Everywhere you look there is a message for you to absorb, often without realizing it. To the left is a billboard highlighting the availability of fast food; to the right a wall with a sign suggesting this cola is the best thing you could ever want. Look down and there’s a message about online gambling on your phone.
Marketing is everywhere, and if you are especially cognizant, you might have a chance to resist. But your child or teen is not likely to have the tools required to understand the implications they face from sophisticated marketing.
Marketing is much more than advertising. It includes multiple techniques, tools and media. A fast food restaurant sponsors a youth sports team; there’s a beer tent at a local festival; and every website your child visits shines brightly with logos and products they can ask for. We used to worry about toys in a cereal box, but now they come with every kids’ meal. Because marketing can be harmful, we need to be aware of what is being aimed at children and youth.
When it comes to marketing, children and youth are especially vulnerable because they have not reached the stage of cognitive development where they are able to distinguish between marketing and entertainment. Indeed, most children under the age of eight do not see the persuasive intent of advertisements and believe they are intended to share information and tell the truth. Even older children are susceptible to the advanced techniques used in modern marketing.
We could ask what harm might come from marketing to young people, other than influencing them to buy more or choose one brand over another. That’s the view of an adult. There are specific ways in which marketing can be harmful to our health (not just our children’s).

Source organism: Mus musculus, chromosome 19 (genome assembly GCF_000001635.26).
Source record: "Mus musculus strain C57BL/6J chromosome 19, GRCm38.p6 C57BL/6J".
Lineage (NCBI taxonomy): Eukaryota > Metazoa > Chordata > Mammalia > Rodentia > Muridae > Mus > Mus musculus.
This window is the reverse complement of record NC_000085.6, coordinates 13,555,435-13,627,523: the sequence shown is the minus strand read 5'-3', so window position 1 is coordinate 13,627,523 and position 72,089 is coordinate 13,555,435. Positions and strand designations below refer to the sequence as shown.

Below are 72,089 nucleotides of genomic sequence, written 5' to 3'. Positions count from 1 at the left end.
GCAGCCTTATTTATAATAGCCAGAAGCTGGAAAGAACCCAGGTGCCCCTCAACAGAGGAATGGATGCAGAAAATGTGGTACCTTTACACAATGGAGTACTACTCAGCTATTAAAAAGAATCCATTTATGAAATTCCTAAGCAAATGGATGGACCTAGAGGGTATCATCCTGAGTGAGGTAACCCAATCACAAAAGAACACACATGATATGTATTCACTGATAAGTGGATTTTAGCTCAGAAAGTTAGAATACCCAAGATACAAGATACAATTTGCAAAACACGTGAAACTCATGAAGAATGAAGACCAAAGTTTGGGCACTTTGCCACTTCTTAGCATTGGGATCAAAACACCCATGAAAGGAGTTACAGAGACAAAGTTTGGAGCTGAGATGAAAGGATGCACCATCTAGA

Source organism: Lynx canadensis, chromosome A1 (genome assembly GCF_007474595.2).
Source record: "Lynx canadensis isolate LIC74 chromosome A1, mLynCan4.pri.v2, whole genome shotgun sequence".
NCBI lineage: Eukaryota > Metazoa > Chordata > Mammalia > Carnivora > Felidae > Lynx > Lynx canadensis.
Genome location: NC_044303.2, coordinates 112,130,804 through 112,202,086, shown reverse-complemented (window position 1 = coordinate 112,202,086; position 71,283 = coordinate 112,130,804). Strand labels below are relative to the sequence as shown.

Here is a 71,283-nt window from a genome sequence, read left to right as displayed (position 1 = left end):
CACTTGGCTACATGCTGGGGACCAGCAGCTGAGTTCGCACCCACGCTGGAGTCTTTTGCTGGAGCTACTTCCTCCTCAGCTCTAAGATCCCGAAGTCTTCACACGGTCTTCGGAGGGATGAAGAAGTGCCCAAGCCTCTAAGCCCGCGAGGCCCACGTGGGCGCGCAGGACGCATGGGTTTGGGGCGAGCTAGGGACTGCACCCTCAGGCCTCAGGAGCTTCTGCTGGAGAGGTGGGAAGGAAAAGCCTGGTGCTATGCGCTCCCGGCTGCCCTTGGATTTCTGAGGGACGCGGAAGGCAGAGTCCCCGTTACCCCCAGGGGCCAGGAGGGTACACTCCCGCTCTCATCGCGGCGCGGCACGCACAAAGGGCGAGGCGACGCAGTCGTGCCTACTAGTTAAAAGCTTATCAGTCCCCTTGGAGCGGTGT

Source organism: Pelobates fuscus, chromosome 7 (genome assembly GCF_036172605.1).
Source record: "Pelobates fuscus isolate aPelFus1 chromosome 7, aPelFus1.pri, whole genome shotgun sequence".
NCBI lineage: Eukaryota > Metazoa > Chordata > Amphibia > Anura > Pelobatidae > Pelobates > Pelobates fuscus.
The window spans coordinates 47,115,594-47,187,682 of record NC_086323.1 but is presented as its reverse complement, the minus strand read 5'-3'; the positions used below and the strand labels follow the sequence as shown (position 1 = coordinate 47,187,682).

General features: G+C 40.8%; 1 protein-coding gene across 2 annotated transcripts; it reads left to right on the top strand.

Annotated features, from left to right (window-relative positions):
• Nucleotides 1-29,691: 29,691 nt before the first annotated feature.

Marketing can lead us to believe in the normalcy of unhealthy behaviours. Eating pizza, tacos and burgers and drinking gallons of soft drinks seems normal if you see them everywhere you turn. We come to understand that to have a fun party, we must have ample alcohol in the cooler. And yes, the best looking people do consume the product you want to be associated with. Imagine the power over children of these advanced tools.
The tactics themselves can also have a negative effect on mental and emotional health and well-being. For example, sex is widely used for many products. Many marketers use hypersexualized images and messages. This has extended into products intended for children, including toys and clothing. And hypersexualization itself contributes to a wide variety of harms: body dissatisfaction, eating disorders and low self-esteem.
In Canada, marketing to children is largely controlled by industry self-regulation. Unfortunately, there is no evidence of this being an effective strategy. Worse, it is not uncommon for industry to violate their own guidelines.
As parents and individuals, we can start by being more aware of the marketing bombardment we and our children face, and we can challenge it when we see it, by raising the profile of the issue as important to public health. We can mobilize other parents, youth and communities to support policies that protect children from marketing and related harms. And we can teach children and youth about what they are experiencing and how to deal with it themselves.